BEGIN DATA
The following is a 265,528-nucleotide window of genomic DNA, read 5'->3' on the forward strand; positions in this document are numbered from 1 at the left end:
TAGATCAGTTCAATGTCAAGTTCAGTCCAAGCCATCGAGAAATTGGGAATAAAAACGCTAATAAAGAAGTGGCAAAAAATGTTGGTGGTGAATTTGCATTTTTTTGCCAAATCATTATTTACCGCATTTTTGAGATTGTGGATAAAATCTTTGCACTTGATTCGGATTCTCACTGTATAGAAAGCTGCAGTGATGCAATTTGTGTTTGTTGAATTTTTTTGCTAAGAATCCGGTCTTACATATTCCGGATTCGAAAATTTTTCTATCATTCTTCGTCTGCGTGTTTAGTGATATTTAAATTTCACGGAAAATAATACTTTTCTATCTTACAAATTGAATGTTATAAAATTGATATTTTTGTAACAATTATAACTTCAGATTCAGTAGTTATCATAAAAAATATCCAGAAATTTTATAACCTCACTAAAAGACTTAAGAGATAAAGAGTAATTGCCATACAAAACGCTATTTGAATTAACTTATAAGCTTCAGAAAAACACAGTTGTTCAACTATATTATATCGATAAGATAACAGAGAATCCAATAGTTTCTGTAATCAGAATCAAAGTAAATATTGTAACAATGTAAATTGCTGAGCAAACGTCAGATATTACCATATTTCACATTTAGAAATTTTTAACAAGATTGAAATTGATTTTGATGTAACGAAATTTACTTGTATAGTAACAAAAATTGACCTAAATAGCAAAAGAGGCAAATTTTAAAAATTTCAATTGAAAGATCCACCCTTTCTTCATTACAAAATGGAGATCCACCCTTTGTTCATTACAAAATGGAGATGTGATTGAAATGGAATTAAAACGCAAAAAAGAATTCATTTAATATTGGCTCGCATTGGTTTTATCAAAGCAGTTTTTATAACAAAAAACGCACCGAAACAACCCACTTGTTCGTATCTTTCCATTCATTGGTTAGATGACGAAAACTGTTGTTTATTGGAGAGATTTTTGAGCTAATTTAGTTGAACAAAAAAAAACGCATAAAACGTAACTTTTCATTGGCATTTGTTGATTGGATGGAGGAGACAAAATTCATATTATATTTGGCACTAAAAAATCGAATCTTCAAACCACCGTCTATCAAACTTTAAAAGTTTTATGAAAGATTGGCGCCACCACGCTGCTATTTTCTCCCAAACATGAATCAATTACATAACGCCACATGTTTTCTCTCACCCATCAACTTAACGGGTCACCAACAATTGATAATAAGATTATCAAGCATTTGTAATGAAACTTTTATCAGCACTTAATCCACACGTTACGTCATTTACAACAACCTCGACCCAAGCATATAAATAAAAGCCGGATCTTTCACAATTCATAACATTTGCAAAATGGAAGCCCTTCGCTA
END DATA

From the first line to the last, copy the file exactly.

The following is a 265,528-nucleotide window of genomic DNA, read 5'->3' on the forward strand; positions in this document are numbered from 1 at the left end:
TAGATCAGTTCAATGTCAAGTTCAGTCCAAGCCATCGAGAAATTGGGAATAAAAACGCTAATAAAGAAGTGGCAAAAAATGTTGGTGGTGAATTTGCATTTTTTTGCCAAATCATTATTTACCGCATTTTTGAGATTGTGGATAAAATCTTTGCACTTGATTCGGATTCTCACTGTATAGAAAGCTGCAGTGATGCAATTTGTGTTTGTTGAATTTTTTTGCTAAGAATCCGGTCTTACATATTCCGGATTCGAAAATTTTTCTATCATTCTTCGTCTGCGTGTTTAGTGATATTTAAATTTCACGGAAAATAATACTTTTCTATCTTACAAATTGAATGTTATAAAATTGATATTTTTGTAACAATTATAACTTCAGATTCAGTAGTTATCATAAAAAATATCCAGAAATTTTATAACCTCACTAAAAGACTTAAGAGATAAAGAGTAATTGCCATACAAAACGCTATTTGAATTAACTTATAAGCTTCAGAAAAACACAGTTGTTCAACTATATTATATCGATAAGATAACAGAGAATCCAATAGTTTCTGTAATCAGAATCAAAGTAAATATTGTAACAATGTAAATTGCTGAGCAAACGTCAGATATTACCATATTTCACATTTAGAAATTTTTAACAAGATTGAAATTGATTTTGATGTAACGAAATTTACTTGTATAGTAACAAAAATTGACCTAAATAGCAAAAGAGGCAAATTTTAAAAATTTCAATTGAAAGATCCACCCTTTCTTCATTACAAAATGGAGATCCACCCTTTGTTCATTACAAAATGGAGATGTGATTGAAATGGAATTAAAACGCAAAAAAGAATTCATTTAATATTGGCTCGCATTGGTTTTATCAAAGCAGTTTTTATAACAAAAAACGCACCGAAACAACCCACTTGTTCGTATCTTTCCATTCATTGGTTAGATGACGAAAACTGTTGTTTATTGGAGAGATTTTTGAGCTAATTTAGTTGAACAAAAAAAAACGCATAAAACGTAACTTTTCATTGGCATTTGTTGATTGGATGGAGGAGACAAAATTCATATTATATTTGGCACTAAAAAATCGAATCTTCAAACCACCGTCTATCAAACTTTAAAAGTTTTATGAAAGATTGGCGCCACCACGCTGCTATTTTCTCCCAAACATGAATCAATTACATAACGCCACATGTTTTCTCTCACCCATCAACTTAACGGGTCACCAACAATTGATAATAAGATTATCAAGCATTTGTAATGAAACTTTTATCAGCACTTAATCCACACGTTACGTCATTTACAACAACCTCGACCCAAGCATATAAATAAAAGCCGGATCTTTCACAATTCATAACATTTGCAAAATGGAAGCCCTTCGCTA